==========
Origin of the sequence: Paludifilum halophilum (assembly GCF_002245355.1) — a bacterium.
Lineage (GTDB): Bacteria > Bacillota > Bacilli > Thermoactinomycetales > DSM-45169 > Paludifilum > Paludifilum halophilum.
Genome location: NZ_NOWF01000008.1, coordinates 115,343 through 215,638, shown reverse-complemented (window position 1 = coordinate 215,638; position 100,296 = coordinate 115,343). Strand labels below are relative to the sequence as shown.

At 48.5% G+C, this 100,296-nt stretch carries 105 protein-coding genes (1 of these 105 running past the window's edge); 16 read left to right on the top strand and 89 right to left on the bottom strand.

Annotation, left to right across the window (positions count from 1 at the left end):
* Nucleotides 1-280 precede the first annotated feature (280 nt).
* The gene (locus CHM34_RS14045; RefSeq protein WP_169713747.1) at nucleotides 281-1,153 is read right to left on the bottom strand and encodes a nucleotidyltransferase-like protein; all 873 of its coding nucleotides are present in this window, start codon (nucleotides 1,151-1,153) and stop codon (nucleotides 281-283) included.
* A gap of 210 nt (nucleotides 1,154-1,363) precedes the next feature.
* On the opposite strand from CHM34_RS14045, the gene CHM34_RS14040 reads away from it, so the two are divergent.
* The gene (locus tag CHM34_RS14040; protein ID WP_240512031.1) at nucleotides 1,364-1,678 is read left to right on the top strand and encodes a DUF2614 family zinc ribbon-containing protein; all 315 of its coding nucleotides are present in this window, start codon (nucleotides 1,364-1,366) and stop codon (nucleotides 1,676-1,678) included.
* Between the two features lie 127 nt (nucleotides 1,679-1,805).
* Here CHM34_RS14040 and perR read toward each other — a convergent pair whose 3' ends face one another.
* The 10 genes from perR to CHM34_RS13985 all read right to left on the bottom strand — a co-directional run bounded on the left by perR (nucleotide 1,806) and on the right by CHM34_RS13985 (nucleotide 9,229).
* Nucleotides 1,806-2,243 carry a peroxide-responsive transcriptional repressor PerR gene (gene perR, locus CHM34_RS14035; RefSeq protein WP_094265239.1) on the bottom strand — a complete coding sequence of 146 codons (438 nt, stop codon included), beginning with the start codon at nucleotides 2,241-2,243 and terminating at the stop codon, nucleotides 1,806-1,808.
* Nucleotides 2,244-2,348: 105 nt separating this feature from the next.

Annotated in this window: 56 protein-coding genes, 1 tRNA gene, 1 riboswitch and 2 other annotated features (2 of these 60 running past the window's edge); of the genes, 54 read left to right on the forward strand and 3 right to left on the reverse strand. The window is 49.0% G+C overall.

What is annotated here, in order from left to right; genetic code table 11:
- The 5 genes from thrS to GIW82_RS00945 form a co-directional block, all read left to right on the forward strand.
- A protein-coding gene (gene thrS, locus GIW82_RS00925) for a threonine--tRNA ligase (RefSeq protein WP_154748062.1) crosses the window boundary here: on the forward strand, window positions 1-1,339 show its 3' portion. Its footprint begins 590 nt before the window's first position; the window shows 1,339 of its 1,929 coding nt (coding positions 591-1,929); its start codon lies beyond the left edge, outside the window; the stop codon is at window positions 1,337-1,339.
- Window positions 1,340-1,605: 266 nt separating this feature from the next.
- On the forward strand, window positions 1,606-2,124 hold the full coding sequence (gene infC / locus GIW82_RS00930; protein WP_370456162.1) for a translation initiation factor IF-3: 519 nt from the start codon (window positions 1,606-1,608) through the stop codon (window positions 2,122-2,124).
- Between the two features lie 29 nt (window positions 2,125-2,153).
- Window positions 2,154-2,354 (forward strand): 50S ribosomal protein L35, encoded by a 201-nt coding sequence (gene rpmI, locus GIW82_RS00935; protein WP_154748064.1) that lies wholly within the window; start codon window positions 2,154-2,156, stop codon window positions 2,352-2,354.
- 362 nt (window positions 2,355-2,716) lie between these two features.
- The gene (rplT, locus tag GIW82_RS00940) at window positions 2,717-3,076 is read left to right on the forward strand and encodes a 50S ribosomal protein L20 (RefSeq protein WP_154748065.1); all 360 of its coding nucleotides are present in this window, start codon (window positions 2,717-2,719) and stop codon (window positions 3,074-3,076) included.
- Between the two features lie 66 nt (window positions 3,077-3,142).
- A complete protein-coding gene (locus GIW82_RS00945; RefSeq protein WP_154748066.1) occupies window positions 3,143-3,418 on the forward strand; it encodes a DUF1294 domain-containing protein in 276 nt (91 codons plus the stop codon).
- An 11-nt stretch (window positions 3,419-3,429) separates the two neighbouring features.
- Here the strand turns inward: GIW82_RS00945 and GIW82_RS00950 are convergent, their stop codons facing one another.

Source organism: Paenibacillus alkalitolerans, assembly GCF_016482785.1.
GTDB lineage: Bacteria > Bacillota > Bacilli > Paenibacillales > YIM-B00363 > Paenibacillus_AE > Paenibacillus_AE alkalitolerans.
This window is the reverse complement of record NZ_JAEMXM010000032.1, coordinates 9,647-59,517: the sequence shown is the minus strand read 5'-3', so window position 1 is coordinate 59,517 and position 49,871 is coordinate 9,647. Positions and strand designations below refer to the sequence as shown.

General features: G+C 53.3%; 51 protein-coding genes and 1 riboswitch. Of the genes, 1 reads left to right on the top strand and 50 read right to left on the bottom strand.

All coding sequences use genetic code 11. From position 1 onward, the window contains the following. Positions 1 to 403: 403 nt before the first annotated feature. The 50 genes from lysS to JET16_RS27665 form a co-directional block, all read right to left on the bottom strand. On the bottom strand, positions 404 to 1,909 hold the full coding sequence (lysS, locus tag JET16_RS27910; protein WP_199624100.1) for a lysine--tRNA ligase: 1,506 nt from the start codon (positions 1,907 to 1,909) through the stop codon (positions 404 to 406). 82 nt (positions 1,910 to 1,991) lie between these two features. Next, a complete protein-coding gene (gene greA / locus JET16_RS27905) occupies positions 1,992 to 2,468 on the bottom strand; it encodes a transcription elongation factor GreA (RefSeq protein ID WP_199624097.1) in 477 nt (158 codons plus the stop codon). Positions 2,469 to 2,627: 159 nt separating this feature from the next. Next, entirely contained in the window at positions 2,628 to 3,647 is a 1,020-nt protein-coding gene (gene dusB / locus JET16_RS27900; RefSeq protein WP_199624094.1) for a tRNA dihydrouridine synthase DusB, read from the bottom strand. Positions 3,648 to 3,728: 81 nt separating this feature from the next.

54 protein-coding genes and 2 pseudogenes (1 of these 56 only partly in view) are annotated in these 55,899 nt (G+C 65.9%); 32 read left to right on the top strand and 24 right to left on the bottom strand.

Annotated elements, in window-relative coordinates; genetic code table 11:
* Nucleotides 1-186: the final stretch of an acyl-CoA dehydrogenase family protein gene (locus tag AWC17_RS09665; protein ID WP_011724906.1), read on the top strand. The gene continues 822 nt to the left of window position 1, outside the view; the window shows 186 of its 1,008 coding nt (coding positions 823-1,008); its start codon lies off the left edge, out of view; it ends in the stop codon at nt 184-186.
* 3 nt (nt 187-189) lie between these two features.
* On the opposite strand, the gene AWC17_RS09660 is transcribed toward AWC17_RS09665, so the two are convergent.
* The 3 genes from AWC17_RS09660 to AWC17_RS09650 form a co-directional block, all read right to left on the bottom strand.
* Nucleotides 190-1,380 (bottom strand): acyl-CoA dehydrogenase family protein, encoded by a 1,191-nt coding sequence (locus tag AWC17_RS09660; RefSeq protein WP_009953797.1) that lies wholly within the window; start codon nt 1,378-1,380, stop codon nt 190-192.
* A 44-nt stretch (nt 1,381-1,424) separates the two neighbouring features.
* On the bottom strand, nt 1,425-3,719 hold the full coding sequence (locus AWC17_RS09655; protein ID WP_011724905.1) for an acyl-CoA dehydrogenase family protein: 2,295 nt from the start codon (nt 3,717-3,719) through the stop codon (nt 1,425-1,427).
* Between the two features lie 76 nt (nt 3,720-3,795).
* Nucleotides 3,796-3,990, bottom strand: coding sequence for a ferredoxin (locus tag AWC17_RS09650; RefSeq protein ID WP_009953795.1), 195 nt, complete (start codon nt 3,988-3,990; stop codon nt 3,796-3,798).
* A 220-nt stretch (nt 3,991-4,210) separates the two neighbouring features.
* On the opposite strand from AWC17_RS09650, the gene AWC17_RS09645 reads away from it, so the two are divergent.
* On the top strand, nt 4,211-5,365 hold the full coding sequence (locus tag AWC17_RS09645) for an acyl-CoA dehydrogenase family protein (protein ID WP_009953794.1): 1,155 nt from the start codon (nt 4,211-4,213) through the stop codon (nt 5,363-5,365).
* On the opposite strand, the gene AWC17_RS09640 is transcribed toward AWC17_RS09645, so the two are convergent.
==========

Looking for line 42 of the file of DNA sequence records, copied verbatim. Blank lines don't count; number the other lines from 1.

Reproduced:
* A 44-nt stretch (nt 1,381-1,424) separates the two neighbouring features.